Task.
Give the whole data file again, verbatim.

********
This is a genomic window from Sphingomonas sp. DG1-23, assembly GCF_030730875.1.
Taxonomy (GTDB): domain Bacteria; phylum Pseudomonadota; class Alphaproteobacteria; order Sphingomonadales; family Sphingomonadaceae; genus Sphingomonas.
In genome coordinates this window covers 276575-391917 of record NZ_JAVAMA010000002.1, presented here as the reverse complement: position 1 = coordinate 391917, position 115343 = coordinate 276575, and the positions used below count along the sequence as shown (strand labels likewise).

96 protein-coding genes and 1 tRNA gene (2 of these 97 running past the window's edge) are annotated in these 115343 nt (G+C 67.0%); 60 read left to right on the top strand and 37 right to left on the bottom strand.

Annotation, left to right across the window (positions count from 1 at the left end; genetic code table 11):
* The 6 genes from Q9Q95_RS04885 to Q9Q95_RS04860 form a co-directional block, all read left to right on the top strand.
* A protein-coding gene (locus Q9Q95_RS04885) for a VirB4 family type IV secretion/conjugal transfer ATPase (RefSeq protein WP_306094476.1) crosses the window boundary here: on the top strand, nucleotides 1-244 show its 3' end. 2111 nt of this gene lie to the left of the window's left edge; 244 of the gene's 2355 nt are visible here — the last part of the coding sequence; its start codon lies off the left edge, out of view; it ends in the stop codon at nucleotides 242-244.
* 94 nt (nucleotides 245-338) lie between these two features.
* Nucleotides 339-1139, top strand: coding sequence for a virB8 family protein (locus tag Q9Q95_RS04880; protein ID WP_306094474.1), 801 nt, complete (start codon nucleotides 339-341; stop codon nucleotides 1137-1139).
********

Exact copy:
This is a genomic window from Sphingomonas sp. DG1-23, assembly GCF_030730875.1.
Taxonomy (GTDB): domain Bacteria; phylum Pseudomonadota; class Alphaproteobacteria; order Sphingomonadales; family Sphingomonadaceae; genus Sphingomonas.
In genome coordinates this window covers 276575-391917 of record NZ_JAVAMA010000002.1, presented here as the reverse complement: position 1 = coordinate 391917, position 115343 = coordinate 276575, and the positions used below count along the sequence as shown (strand labels likewise).

96 protein-coding genes and 1 tRNA gene (2 of these 97 running past the window's edge) are annotated in these 115343 nt (G+C 67.0%); 60 read left to right on the top strand and 37 right to left on the bottom strand.

Annotation, left to right across the window (positions count from 1 at the left end; genetic code table 11):
* The 6 genes from Q9Q95_RS04885 to Q9Q95_RS04860 form a co-directional block, all read left to right on the top strand.
* A protein-coding gene (locus Q9Q95_RS04885) for a VirB4 family type IV secretion/conjugal transfer ATPase (RefSeq protein WP_306094476.1) crosses the window boundary here: on the top strand, nucleotides 1-244 show its 3' end. 2111 nt of this gene lie to the left of the window's left edge; 244 of the gene's 2355 nt are visible here — the last part of the coding sequence; its start codon lies off the left edge, out of view; it ends in the stop codon at nucleotides 242-244.
* 94 nt (nucleotides 245-338) lie between these two features.
* Nucleotides 339-1139, top strand: coding sequence for a virB8 family protein (locus tag Q9Q95_RS04880; protein ID WP_306094474.1), 801 nt, complete (start codon nucleotides 339-341; stop codon nucleotides 1137-1139).